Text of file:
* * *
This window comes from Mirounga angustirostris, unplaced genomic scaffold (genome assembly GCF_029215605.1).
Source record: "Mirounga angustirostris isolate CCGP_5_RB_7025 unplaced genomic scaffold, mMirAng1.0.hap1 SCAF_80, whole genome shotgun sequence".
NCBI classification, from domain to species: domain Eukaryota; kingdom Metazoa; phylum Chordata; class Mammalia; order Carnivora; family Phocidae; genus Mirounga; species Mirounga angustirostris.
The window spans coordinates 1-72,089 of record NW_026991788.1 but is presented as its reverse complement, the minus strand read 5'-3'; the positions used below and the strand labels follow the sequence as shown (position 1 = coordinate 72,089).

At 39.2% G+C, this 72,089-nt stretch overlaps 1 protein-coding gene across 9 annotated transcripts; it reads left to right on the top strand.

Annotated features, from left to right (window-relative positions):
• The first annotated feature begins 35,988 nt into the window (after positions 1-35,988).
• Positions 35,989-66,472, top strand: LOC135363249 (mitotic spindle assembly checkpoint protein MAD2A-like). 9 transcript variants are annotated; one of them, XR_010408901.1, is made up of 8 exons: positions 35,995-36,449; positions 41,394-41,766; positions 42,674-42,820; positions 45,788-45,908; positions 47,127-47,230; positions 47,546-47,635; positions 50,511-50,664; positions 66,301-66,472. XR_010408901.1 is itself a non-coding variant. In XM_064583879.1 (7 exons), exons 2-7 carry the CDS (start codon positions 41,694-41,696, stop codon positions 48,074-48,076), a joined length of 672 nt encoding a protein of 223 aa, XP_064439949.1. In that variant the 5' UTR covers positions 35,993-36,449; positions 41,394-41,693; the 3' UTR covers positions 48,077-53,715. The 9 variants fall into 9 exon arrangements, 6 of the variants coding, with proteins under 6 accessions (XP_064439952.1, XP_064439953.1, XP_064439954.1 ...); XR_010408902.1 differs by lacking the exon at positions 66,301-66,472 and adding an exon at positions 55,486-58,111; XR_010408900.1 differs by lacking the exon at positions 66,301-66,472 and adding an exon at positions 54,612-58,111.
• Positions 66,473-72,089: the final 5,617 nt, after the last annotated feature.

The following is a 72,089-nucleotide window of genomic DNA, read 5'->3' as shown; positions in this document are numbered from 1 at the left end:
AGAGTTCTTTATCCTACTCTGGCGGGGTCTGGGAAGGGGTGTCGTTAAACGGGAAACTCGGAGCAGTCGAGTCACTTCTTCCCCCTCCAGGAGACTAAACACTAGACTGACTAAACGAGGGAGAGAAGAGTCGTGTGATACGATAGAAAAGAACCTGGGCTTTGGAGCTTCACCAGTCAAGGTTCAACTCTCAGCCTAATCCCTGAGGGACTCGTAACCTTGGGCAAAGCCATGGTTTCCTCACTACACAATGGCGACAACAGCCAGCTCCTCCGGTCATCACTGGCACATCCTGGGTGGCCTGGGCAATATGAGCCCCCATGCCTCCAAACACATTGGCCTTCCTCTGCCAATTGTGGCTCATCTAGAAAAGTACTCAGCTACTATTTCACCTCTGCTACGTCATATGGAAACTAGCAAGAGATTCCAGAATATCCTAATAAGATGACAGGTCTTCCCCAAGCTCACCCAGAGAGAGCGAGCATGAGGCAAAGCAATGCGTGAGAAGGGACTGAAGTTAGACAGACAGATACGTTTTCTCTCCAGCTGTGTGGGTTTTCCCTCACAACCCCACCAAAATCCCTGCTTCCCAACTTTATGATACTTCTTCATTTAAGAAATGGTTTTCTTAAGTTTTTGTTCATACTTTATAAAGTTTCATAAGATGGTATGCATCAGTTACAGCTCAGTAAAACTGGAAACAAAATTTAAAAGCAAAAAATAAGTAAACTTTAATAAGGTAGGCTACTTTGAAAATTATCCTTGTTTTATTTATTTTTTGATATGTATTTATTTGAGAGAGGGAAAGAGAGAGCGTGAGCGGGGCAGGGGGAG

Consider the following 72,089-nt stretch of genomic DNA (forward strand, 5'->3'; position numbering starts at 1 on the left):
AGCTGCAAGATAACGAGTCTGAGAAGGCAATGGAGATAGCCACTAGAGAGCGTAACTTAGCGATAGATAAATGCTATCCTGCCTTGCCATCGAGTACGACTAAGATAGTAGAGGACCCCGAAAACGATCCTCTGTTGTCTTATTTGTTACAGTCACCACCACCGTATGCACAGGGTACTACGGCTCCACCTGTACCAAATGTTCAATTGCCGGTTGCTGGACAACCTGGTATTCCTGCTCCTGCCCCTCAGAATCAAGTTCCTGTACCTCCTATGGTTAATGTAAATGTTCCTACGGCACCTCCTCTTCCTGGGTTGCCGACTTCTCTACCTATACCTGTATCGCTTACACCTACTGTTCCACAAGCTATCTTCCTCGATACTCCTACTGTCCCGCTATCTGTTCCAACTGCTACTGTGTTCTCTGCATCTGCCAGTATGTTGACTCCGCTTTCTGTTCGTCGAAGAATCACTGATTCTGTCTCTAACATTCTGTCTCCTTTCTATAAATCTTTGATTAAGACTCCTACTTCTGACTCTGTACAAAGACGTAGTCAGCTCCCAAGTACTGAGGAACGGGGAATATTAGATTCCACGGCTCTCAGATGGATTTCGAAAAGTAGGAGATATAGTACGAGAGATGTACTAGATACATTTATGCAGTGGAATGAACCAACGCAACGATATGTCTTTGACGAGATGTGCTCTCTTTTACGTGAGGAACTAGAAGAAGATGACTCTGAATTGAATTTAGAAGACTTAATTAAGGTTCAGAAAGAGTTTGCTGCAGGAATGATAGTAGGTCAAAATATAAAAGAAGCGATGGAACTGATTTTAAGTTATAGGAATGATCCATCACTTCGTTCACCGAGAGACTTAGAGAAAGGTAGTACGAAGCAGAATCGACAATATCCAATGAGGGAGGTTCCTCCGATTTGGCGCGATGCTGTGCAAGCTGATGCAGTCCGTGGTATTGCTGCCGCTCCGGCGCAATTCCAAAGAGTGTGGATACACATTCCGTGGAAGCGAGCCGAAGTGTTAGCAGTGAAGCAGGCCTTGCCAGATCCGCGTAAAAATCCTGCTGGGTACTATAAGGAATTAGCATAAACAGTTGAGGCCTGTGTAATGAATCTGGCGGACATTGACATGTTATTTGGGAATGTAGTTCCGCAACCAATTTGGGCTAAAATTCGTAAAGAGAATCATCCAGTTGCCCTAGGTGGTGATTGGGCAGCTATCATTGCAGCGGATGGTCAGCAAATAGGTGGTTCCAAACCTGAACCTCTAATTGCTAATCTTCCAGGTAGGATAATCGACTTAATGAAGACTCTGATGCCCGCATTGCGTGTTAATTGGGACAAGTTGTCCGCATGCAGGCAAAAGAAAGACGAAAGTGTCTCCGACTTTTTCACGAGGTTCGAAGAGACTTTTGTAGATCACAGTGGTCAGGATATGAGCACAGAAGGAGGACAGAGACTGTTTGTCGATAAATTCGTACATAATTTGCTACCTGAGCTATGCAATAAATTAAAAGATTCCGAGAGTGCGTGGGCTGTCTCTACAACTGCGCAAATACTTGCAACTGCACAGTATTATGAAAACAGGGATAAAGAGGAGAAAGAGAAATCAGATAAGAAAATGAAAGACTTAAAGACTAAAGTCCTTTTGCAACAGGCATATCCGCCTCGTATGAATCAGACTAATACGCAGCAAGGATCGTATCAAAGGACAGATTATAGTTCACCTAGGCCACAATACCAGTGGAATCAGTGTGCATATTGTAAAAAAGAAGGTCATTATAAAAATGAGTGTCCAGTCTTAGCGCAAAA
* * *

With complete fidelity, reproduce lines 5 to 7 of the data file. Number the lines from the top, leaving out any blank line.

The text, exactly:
At 39.2% G+C, this 72,089-nt stretch overlaps 1 protein-coding gene across 9 annotated transcripts; it reads left to right on the top strand.

Annotated features, from left to right (window-relative positions):
• The first annotated feature begins 35,988 nt into the window (after positions 1-35,988).